Sweden still hopeful for NATO entry despite Turkey block, says PM
NATO Secretary General Jens Stoltenberg speaks during a press conference ahead of the 2022 NATO Summit. NATO summit will be held in Madrid from 28 to 30 June. -/NATO/dpa
NATO Secretary General Jens Stoltenberg speaks during a press conference ahead of the 2022 NATO Summit. NATO summit will be held in Madrid from 28 to 30 June. -/NATO/dpa

Swedish Prime Minister Magdalena Andersson is optimistic that Turkish opposition to Finland and her country's entry to NATO can be resolved in talks with Turkish President Recep Tayip Erdogan ahead of the NATO summit in Madrid this week.

Speaking on Monday alongside NATO Secretary General Jens Stoltenberg, Andersson said it is her "strong hope" that talks between Sweden, Finland and Turkey can "be successfully concluded in the near future, ideally before the summit," referring to the NATO leaders summit that begins on Tuesday.

Andersson stressed Sweden's commitment to combatting terrorism, a major reason for Turkey's opposition, during a press conference in the Brussels NATO headquarters. "We are unequivocally committed to the fight against terrorists in all its forms and manifestations, and as allies we will be fully committed to NATO counterterrorism policy," she said.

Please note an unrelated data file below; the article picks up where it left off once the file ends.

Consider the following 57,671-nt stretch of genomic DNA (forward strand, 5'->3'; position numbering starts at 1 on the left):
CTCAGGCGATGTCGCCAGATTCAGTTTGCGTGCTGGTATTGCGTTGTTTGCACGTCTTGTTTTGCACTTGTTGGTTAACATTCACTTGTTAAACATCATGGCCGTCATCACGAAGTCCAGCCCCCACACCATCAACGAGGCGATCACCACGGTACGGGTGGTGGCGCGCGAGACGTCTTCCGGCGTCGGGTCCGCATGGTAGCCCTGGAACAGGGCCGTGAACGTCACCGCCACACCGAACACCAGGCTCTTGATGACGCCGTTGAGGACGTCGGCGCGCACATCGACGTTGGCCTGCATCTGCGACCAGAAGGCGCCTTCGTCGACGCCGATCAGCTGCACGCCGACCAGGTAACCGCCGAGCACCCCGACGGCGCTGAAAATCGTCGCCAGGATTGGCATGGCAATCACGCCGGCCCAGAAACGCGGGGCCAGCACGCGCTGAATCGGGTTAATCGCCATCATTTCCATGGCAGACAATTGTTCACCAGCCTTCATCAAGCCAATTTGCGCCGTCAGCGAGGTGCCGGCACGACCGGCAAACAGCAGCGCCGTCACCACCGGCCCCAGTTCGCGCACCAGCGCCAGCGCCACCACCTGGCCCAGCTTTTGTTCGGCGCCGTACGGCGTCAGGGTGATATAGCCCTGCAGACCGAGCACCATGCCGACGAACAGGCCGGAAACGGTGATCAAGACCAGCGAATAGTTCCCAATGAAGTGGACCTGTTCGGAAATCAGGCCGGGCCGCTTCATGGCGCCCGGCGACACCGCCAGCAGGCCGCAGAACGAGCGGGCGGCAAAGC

The Swedish prime minister highlighted her country's upcoming anti-terrorism legislation that comes into force on July 1 as demonstration of that dedication.

Andersson also underlined her country's designation of the Kurdistan Workers' Party (PKK), as a terrorist organization. "Sweden is not and will not be a safe haven for terrorists," she said.

Erdogan has so far blocked the two Nordic countries' bids to join NATO, accusing them of providing support to terrorist groups banned in Turkey, such as the PKK and the YPG, a Kurdish militia based in Syria. Both countries dispute the Turkish claims.

Andersson, Erdogan and Finnish President Sauli Niinistö are meeting in Madrid on Tuesday in a bid to make progress over the impasse, as the two Nordic countries press their case for membership in the security alliance against resistance from Ankara.

Speaking earlier, Stoltenberg played down expectations of a breakthrough ahead of talks with Turkey in a a separate Brussels press conference.

Stoltenberg said he "will not make promises" ahead of the meeting between Erdogan and the Finnish and Swedish leaders. The top NATO official is also expected to take part.

The aim of the Madrid talks "is to make progress," Stoltenberg said, but underlined "it's too early to say what kind of progress" could be made ahead of the summit.

Finland and Sweden set aside their policies of military non-alignment and neutrality in the wake of Russia's ongoing invasion of Ukraine, with large percentages of both countries' populations saying they would feel safer in NATO.

Preparatory work for the Tuesday talks between Niinistö, Andersson and Erdogan ended in Brussels on Monday with no new developments.

NATO Secretary General Jens Stoltenberg speaks during a press conference ahead of the 2022 NATO Summit. NATO summit will be held in Madrid from 28 to 30 June. -/NATO/dpa